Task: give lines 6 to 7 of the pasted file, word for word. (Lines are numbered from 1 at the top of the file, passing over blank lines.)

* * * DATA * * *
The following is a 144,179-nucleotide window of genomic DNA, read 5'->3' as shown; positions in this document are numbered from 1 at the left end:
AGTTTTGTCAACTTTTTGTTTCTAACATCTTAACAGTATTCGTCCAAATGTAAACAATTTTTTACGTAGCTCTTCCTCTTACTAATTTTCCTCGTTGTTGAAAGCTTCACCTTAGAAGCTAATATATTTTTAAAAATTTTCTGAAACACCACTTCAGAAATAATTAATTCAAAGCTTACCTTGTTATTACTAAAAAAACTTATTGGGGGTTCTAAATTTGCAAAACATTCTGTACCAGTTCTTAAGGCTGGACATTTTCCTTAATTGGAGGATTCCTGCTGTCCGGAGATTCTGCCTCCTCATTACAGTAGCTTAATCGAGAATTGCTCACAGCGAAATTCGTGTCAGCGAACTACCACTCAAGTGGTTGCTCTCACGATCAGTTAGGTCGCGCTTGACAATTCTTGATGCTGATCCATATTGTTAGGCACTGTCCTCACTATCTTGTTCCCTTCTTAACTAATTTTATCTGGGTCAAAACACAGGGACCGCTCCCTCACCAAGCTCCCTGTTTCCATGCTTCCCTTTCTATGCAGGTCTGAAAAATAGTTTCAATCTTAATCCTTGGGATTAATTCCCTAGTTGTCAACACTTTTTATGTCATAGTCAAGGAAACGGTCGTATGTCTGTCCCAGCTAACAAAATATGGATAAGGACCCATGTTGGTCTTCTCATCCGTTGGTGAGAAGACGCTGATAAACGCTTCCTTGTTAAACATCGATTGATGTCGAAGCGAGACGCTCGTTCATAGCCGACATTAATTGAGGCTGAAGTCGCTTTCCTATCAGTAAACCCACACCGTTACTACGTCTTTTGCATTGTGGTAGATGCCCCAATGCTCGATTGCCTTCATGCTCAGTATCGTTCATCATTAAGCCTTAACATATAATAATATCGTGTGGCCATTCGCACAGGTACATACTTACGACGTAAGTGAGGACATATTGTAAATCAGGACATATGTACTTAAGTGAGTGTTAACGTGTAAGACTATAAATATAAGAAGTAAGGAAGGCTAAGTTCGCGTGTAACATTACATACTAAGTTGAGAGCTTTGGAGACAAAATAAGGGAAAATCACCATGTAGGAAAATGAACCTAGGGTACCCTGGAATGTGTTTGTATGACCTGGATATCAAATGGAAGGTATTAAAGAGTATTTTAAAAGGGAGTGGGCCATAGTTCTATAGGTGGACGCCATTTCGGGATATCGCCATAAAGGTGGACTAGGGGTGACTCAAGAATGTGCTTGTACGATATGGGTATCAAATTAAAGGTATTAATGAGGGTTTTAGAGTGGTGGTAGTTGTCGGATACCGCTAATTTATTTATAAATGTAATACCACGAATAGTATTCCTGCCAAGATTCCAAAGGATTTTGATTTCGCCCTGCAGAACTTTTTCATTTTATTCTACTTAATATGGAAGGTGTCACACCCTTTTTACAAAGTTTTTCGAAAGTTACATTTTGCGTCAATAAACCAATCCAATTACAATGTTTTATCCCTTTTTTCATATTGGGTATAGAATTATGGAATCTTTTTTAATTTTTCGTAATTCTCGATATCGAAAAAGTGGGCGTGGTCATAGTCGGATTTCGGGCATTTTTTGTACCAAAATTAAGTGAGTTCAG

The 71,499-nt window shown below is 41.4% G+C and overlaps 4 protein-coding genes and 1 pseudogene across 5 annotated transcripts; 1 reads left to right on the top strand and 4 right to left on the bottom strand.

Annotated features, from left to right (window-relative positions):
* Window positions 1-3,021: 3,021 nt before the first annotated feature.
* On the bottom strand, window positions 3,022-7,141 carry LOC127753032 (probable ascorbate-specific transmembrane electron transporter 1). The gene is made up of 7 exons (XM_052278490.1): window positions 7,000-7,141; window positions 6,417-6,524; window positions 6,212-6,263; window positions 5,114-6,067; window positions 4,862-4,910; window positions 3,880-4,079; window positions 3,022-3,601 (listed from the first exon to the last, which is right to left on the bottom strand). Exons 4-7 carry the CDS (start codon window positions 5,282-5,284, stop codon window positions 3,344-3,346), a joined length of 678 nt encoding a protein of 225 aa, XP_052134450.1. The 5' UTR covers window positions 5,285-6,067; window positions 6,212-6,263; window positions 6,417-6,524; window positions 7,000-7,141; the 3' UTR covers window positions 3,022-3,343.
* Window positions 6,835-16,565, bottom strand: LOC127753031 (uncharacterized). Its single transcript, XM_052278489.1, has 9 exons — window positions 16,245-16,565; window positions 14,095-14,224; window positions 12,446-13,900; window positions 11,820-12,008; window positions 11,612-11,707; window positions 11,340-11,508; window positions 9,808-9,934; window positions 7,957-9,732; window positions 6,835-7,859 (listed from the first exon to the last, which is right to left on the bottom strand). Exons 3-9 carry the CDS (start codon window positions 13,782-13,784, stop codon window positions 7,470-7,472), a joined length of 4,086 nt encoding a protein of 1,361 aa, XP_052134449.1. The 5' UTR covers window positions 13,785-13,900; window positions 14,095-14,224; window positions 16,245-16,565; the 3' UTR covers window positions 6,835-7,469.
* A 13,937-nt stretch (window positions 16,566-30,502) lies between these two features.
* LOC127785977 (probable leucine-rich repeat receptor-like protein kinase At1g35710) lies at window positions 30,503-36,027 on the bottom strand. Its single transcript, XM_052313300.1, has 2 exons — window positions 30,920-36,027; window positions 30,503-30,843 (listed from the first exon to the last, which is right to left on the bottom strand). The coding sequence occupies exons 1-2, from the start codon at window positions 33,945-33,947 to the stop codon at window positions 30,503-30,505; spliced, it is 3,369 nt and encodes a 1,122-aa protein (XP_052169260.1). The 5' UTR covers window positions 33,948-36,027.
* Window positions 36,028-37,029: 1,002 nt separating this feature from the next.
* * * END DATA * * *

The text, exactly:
* On the bottom strand, window positions 3,022-7,141 carry LOC127753032 (probable ascorbate-specific transmembrane electron transporter 1). The gene is made up of 7 exons (XM_052278490.1): window positions 7,000-7,141; window positions 6,417-6,524; window positions 6,212-6,263; window positions 5,114-6,067; window positions 4,862-4,910; window positions 3,880-4,079; window positions 3,022-3,601 (listed from the first exon to the last, which is right to left on the bottom strand). Exons 4-7 carry the CDS (start codon window positions 5,282-5,284, stop codon window positions 3,344-3,346), a joined length of 678 nt encoding a protein of 225 aa, XP_052134450.1. The 5' UTR covers window positions 5,285-6,067; window positions 6,212-6,263; window positions 6,417-6,524; window positions 7,000-7,141; the 3' UTR covers window positions 3,022-3,343.
* Window positions 6,835-16,565, bottom strand: LOC127753031 (uncharacterized). Its single transcript, XM_052278489.1, has 9 exons — window positions 16,245-16,565; window positions 14,095-14,224; window positions 12,446-13,900; window positions 11,820-12,008; window positions 11,612-11,707; window positions 11,340-11,508; window positions 9,808-9,934; window positions 7,957-9,732; window positions 6,835-7,859 (listed from the first exon to the last, which is right to left on the bottom strand). Exons 3-9 carry the CDS (start codon window positions 13,782-13,784, stop codon window positions 7,470-7,472), a joined length of 4,086 nt encoding a protein of 1,361 aa, XP_052134449.1. The 5' UTR covers window positions 13,785-13,900; window positions 14,095-14,224; window positions 16,245-16,565; the 3' UTR covers window positions 6,835-7,469.